Comments

  1. In my experience, this is exactly what reviewing a peer’s work entails. You check all the data, the calculations, the calibrations on the equipment, and verify the references say that it is implied they say.

    Unfortunately, I get the impression that my experience is not universal….

  2. Kirk says:

    Scott Adams is one of those annoying people who couples profound insights with sheer nightmare-level WTF reasoning. I can go through his stuff and find myself nodding along, thinking “This guy gets it…”, and then I find other stuff that leaves me going “How is someone this nuts this successful…? Or… Is he really nuts?”.

    There’s enough ambivalence there to drive ya nuts trying to figure out what’s up with his ideas.

  3. Felix says:

    Now that scientific papers are on line and electronic, it might be interesting to include meta-information about whether a paper’s findings have been replicated, and by who.

  4. Lucklucky says:

    “Climate science” has religious protection – Politics being the only religion that people believe in Western Civilization – so they can get away with anything.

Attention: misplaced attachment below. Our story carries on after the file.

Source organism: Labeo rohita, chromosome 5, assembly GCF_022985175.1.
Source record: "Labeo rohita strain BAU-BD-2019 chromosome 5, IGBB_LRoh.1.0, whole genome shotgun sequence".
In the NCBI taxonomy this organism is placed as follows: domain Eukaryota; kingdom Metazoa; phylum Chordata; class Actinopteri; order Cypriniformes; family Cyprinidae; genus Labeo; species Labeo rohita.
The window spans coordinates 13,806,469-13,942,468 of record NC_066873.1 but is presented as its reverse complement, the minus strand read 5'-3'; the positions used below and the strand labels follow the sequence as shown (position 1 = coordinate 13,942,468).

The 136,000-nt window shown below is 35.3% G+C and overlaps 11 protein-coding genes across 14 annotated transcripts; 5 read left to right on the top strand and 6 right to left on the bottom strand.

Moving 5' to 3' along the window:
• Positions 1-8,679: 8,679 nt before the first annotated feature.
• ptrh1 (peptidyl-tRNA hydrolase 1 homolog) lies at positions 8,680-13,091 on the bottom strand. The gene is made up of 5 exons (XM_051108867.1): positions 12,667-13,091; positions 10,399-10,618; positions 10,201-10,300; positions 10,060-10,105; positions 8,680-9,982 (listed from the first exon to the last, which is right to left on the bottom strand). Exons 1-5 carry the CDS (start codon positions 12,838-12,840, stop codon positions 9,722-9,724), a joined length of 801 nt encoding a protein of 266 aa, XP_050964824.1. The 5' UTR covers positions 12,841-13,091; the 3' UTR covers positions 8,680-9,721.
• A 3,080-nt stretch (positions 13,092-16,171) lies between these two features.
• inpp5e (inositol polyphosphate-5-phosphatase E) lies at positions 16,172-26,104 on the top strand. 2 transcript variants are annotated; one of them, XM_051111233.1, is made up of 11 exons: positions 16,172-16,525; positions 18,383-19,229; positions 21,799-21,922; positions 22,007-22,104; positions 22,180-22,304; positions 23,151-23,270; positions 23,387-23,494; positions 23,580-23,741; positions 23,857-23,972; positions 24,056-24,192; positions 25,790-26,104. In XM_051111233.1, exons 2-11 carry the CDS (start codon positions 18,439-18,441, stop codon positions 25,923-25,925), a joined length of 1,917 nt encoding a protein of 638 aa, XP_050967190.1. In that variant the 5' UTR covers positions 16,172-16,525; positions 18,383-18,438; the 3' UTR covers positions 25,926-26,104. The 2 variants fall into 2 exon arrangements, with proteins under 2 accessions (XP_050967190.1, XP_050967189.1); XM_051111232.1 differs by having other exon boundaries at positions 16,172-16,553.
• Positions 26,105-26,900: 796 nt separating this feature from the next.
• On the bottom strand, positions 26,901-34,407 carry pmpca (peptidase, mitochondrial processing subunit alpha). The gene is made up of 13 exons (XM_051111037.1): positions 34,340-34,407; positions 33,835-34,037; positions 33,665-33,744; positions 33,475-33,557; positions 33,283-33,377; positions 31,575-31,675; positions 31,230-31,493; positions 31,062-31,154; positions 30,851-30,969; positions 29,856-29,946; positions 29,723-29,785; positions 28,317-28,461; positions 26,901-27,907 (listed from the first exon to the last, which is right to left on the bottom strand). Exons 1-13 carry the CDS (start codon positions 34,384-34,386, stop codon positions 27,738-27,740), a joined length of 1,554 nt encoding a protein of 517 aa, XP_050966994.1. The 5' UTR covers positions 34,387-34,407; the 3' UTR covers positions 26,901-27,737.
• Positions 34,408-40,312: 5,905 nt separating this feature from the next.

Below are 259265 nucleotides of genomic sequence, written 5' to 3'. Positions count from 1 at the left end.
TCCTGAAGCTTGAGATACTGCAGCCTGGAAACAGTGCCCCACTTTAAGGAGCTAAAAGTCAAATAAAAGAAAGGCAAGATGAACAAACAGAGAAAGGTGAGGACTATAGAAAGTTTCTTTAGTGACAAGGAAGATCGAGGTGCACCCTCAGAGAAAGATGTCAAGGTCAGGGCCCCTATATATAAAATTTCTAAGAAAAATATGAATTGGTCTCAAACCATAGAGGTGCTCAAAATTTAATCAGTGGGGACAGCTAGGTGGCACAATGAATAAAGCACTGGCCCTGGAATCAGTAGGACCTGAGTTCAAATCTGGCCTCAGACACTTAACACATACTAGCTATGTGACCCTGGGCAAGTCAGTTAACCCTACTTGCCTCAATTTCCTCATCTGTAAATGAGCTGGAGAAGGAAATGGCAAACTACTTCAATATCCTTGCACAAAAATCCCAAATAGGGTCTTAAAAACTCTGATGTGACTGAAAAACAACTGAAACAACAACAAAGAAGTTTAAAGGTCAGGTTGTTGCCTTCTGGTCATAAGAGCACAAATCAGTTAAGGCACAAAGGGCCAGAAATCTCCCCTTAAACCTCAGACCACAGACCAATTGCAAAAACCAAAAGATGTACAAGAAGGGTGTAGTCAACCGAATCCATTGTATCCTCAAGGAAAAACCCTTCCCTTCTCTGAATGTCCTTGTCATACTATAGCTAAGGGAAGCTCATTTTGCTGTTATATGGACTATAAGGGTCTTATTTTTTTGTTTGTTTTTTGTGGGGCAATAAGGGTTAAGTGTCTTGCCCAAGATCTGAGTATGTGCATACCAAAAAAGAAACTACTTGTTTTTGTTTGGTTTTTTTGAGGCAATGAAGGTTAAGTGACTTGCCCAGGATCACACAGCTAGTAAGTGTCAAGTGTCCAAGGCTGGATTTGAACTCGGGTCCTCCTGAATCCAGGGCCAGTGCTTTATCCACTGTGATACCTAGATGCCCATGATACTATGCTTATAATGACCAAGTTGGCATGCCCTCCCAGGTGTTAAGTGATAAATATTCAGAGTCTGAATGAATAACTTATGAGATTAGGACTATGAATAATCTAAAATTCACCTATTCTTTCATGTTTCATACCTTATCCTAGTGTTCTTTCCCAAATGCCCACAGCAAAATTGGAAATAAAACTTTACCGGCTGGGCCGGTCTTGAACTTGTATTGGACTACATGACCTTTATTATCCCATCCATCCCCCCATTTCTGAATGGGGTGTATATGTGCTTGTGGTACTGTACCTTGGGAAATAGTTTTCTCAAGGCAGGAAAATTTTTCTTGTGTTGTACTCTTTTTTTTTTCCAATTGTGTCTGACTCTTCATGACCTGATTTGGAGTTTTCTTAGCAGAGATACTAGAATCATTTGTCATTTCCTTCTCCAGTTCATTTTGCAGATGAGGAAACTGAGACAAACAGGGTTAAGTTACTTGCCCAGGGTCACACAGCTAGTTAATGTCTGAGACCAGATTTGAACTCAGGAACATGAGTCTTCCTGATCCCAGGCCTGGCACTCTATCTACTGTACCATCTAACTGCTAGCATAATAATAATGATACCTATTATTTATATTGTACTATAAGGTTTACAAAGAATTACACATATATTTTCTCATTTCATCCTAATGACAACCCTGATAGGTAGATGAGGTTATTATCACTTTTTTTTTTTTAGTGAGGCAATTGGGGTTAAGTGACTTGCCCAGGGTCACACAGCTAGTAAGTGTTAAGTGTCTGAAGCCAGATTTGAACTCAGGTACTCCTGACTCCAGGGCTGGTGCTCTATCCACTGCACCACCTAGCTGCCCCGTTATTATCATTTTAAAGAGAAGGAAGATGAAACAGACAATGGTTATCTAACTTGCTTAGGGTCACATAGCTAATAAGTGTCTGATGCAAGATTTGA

Western Civilization has no mechanism to cut the political intensity. When a big war ends the budget goes down but when we need less politics the politics do not go down since they are a proportional to those that vote not to the whole voting age population. In US a President with 20M, 40M, or 60M votes has precisely the same political power. Same for Governor or Mayor.

    That is why i say that abstention and blank and null votes should be represented as open seats in parliaments, reducing the quorum of those that are occupied.

    If 50% of people don’t vote then there is no urgency. The system as it is favors the fanatics.

  5. Harry Jones says:

    The political class do not exist for our benefit. They exist for their own benefit. This is why the state does not wither away.

    They see themselves as ranchers, and we are the livestock. We see them as either parents or parasites. They don’t care whether we need them or not.

  6. John Dougan says:

    Kirk, I think some of the solution to Scott Adams is by looking to the work of Leo Strauss, particularly his esoteric/exoteric theory of philosophical writing. It comes across stronger in interviews that Scott may not entirely have all the positions he claims for himself.

  7. Voatboy says:

    Peer reviewed papers are a ritual for deans and profs and graduate slaves. Peer review seldom works. A lot of mistakes and frauds slide past peer review. Now if you will excuse me, I have to go review another low quality piece of resume fluff.

  8. Kirk says:

    Voatboy,

    I can’t remember where I read it, but there was someone who said that “peer reviewed” was the wrong term to use; more properly, it ought to be something like “peer glanced at and then stuck in the out-box, with the understanding that there would be reciprocal like attention placed on anything we published.”